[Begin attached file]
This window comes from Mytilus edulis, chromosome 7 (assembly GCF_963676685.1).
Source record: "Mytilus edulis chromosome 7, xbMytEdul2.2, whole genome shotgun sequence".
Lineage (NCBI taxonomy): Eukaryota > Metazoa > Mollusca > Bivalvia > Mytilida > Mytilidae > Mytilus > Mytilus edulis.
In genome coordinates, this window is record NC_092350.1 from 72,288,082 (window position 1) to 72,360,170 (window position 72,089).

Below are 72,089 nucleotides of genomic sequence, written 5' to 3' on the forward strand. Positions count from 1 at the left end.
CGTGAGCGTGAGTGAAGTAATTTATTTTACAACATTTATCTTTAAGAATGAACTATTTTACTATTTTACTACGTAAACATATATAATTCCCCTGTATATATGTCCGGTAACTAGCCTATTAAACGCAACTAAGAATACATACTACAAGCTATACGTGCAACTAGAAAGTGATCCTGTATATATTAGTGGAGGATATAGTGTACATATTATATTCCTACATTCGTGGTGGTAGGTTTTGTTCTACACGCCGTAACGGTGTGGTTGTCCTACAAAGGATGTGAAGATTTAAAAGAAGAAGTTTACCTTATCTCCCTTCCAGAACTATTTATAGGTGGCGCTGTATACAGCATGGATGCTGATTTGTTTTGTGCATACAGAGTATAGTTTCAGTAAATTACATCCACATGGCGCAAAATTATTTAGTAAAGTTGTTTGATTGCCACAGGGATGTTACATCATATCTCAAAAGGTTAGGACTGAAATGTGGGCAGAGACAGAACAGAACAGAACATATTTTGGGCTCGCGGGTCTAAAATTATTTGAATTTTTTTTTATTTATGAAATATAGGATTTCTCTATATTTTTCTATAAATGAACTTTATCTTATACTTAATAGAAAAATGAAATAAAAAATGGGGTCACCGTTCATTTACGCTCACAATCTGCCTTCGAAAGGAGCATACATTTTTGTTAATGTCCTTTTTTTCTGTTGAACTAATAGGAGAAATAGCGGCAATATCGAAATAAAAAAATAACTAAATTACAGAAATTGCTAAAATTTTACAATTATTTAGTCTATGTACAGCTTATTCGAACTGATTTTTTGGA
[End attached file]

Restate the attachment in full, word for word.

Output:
This window comes from Mytilus edulis, chromosome 7 (assembly GCF_963676685.1).
Source record: "Mytilus edulis chromosome 7, xbMytEdul2.2, whole genome shotgun sequence".
Lineage (NCBI taxonomy): Eukaryota > Metazoa > Mollusca > Bivalvia > Mytilida > Mytilidae > Mytilus > Mytilus edulis.
In genome coordinates, this window is record NC_092350.1 from 72,288,082 (window position 1) to 72,360,170 (window position 72,089).

Below are 72,089 nucleotides of genomic sequence, written 5' to 3' on the forward strand. Positions count from 1 at the left end.
CGTGAGCGTGAGTGAAGTAATTTATTTTACAACATTTATCTTTAAGAATGAACTATTTTACTATTTTACTACGTAAACATATATAATTCCCCTGTATATATGTCCGGTAACTAGCCTATTAAACGCAACTAAGAATACATACTACAAGCTATACGTGCAACTAGAAAGTGATCCTGTATATATTAGTGGAGGATATAGTGTACATATTATATTCCTACATTCGTGGTGGTAGGTTTTGTTCTACACGCCGTAACGGTGTGGTTGTCCTACAAAGGATGTGAAGATTTAAAAGAAGAAGTTTACCTTATCTCCCTTCCAGAACTATTTATAGGTGGCGCTGTATACAGCATGGATGCTGATTTGTTTTGTGCATACAGAGTATAGTTTCAGTAAATTACATCCACATGGCGCAAAATTATTTAGTAAAGTTGTTTGATTGCCACAGGGATGTTACATCATATCTCAAAAGGTTAGGACTGAAATGTGGGCAGAGACAGAACAGAACAGAACATATTTTGGGCTCGCGGGTCTAAAATTATTTGAATTTTTTTTTATTTATGAAATATAGGATTTCTCTATATTTTTCTATAAATGAACTTTATCTTATACTTAATAGAAAAATGAAATAAAAAATGGGGTCACCGTTCATTTACGCTCACAATCTGCCTTCGAAAGGAGCATACATTTTTGTTAATGTCCTTTTTTTCTGTTGAACTAATAGGAGAAATAGCGGCAATATCGAAATAAAAAAATAACTAAATTACAGAAATTGCTAAAATTTTACAATTATTTAGTCTATGTACAGCTTATTCGAACTGATTTTTTGGA